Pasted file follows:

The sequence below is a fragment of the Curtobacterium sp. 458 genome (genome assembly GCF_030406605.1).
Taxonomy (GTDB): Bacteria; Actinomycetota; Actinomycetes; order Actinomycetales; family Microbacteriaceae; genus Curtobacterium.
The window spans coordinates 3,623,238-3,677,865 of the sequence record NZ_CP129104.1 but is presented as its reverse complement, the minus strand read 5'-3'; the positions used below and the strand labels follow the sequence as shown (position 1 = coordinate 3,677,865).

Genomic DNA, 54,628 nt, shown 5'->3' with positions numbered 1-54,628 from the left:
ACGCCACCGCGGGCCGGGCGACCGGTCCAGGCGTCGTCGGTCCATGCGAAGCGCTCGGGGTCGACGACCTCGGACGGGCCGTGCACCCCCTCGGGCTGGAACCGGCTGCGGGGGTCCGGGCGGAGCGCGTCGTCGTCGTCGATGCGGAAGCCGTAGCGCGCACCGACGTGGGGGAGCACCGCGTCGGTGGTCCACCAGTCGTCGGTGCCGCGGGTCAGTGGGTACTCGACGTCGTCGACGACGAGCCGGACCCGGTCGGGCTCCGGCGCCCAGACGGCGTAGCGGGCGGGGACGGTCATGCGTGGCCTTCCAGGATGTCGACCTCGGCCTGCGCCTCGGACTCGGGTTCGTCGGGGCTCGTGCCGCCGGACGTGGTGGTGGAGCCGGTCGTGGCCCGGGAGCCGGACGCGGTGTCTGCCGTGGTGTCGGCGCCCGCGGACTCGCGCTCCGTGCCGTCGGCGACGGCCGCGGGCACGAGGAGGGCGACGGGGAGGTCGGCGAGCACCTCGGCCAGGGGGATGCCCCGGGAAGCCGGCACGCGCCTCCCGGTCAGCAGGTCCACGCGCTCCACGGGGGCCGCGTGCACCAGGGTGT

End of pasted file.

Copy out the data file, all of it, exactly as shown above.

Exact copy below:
The sequence below is a fragment of the Curtobacterium sp. 458 genome (genome assembly GCF_030406605.1).
Taxonomy (GTDB): Bacteria; Actinomycetota; Actinomycetes; order Actinomycetales; family Microbacteriaceae; genus Curtobacterium.
The window spans coordinates 3,623,238-3,677,865 of the sequence record NZ_CP129104.1 but is presented as its reverse complement, the minus strand read 5'-3'; the positions used below and the strand labels follow the sequence as shown (position 1 = coordinate 3,677,865).

Genomic DNA, 54,628 nt, shown 5'->3' with positions numbered 1-54,628 from the left:
ACGCCACCGCGGGCCGGGCGACCGGTCCAGGCGTCGTCGGTCCATGCGAAGCGCTCGGGGTCGACGACCTCGGACGGGCCGTGCACCCCCTCGGGCTGGAACCGGCTGCGGGGGTCCGGGCGGAGCGCGTCGTCGTCGTCGATGCGGAAGCCGTAGCGCGCACCGACGTGGGGGAGCACCGCGTCGGTGGTCCACCAGTCGTCGGTGCCGCGGGTCAGTGGGTACTCGACGTCGTCGACGACGAGCCGGACCCGGTCGGGCTCCGGCGCCCAGACGGCGTAGCGGGCGGGGACGGTCATGCGTGGCCTTCCAGGATGTCGACCTCGGCCTGCGCCTCGGACTCGGGTTCGTCGGGGCTCGTGCCGCCGGACGTGGTGGTGGAGCCGGTCGTGGCCCGGGAGCCGGACGCGGTGTCTGCCGTGGTGTCGGCGCCCGCGGACTCGCGCTCCGTGCCGTCGGCGACGGCCGCGGGCACGAGGAGGGCGACGGGGAGGTCGGCGAGCACCTCGGCCAGGGGGATGCCCCGGGAAGCCGGCACGCGCCTCCCGGTCAGCAGGTCCACGCGCTCCACGGGGGCCGCGTGCACCAGGGTGT